After 16 months of studying hundreds of documents, beat reporter Tracy Loew came up with a revelatory story about an agency in Salem, Ore., where her paper, the Statesman Journal, is based. Today, it was named the best investigative story in the print, small market, category by the Education Writers Association.
She found “no-bid contracts, questionable property deals and supposedly self-supporting ventures that failed, lost money or drew formal complaints and lawsuits” in the Willamette Education Service District. WESD is supposed to offer efficiencies by providing centralized services to 21 local school districts.
“The newspaper obtained records showing that employees charged the district for luxury rental cars, expensive hotels, in-town meals and dozens of trips to Starbucks, even as the district was borrowing money to stay afloat.”
The story includes a complex online interactive called “WESD’s Web of Deals: How mixing public money and private gains created a culture of mismanagement.” It allows readers to see the connections between board members and other parties.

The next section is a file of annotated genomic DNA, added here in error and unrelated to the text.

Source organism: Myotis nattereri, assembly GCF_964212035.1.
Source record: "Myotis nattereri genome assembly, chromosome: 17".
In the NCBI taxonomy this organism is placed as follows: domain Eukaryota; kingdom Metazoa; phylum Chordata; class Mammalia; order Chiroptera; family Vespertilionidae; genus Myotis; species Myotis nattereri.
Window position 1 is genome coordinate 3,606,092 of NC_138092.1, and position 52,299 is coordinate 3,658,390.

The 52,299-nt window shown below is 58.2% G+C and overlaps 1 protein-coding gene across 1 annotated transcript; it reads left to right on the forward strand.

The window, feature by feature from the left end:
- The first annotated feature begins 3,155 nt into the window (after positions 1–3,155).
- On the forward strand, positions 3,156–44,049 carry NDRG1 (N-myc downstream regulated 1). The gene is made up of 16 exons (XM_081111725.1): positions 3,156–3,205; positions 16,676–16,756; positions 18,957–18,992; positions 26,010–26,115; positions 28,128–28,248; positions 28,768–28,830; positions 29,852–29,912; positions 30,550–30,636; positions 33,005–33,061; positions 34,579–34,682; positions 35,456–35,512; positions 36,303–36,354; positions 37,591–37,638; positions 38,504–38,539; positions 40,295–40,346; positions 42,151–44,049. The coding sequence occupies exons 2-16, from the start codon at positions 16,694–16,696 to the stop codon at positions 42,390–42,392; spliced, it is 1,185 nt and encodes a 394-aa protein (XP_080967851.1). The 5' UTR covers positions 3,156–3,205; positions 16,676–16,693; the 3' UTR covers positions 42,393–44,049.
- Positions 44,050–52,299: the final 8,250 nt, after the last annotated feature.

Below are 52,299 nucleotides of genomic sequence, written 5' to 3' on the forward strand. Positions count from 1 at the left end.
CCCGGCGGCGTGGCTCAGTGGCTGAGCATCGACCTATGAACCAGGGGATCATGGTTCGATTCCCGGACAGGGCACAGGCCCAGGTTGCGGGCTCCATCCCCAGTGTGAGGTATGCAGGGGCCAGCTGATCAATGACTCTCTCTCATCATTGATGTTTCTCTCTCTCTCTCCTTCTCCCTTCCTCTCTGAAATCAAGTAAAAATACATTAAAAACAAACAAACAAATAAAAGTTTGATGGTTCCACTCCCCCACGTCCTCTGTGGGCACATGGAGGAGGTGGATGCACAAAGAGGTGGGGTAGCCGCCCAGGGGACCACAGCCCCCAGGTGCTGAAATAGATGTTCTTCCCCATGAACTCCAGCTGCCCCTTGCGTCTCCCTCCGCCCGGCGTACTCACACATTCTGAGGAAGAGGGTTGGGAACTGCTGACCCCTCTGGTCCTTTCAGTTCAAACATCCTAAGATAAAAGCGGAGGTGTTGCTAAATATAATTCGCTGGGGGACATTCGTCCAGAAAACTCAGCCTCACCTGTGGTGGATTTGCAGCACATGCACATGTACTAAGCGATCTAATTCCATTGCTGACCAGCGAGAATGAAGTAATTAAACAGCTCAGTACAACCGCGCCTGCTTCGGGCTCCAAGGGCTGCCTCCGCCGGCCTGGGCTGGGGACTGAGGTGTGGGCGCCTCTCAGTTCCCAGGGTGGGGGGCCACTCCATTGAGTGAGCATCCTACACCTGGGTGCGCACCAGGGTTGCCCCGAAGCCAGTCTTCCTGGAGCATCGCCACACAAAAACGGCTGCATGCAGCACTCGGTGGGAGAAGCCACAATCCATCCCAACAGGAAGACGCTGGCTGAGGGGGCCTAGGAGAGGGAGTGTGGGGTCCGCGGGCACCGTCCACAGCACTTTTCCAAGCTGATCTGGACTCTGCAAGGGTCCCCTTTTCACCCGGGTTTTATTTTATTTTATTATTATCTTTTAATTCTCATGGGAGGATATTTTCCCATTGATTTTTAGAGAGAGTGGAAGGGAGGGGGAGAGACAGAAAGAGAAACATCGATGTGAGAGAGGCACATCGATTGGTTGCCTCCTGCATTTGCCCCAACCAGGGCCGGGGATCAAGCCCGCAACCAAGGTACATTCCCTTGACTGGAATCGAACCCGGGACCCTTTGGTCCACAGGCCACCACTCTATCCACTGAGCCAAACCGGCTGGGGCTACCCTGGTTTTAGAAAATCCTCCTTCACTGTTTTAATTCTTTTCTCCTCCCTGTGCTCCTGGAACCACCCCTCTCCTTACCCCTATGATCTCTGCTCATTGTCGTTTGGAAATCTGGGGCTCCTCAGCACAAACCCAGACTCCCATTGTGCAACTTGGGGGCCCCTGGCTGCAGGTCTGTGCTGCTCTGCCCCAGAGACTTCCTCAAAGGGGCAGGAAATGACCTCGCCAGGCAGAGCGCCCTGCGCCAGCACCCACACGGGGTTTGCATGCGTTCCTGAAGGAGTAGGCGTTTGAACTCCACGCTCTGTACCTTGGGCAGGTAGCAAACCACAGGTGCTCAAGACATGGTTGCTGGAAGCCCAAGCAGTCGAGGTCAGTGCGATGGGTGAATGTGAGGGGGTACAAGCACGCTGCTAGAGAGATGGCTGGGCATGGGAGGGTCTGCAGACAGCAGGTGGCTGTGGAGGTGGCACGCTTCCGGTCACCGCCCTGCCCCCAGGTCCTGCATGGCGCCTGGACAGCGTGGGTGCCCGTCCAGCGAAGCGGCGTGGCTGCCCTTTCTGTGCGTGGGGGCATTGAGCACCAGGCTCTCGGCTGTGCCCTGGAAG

Today’s Tip: Get organized from the start.
“The system itself doesn’t matter as much as getting something set up from the start; otherwise, you will be mired in piles of documents,” Tracy says.
Tracy says she created a spreadsheet to keep track of what information she had, what she needed and what she’d requested. She created a separate spreadsheet listing documents, key pieces of information in them, and where the information would go in the story.
“I scanned all my documents into DocumentCloud, which makes them searchable and lets you annotate them, so it was easy to find what I was looking for,” she says. DocumentCloud is a free service for journalists that describes itself as “both a repository of primary-source documents and a tool for document-based investigative reporting.”
For more information on this story, check out this sidebar on how the project came about.
The district responded about two months after the stories were published by posting on its website a list of what it alleges are more than 40 factual errors in the stories.
Statesman Journal Executive Editor Bill Church said of the district’s response:
“We’re not surprised by WESD’s reaction nor the district’s timing. This is a politically charged issue for them, and millions of dollars in state funding are at stake.
“We are doing a thorough review of their response. To date, we have found two copy editing errors. Those corrections were quickly made and published.”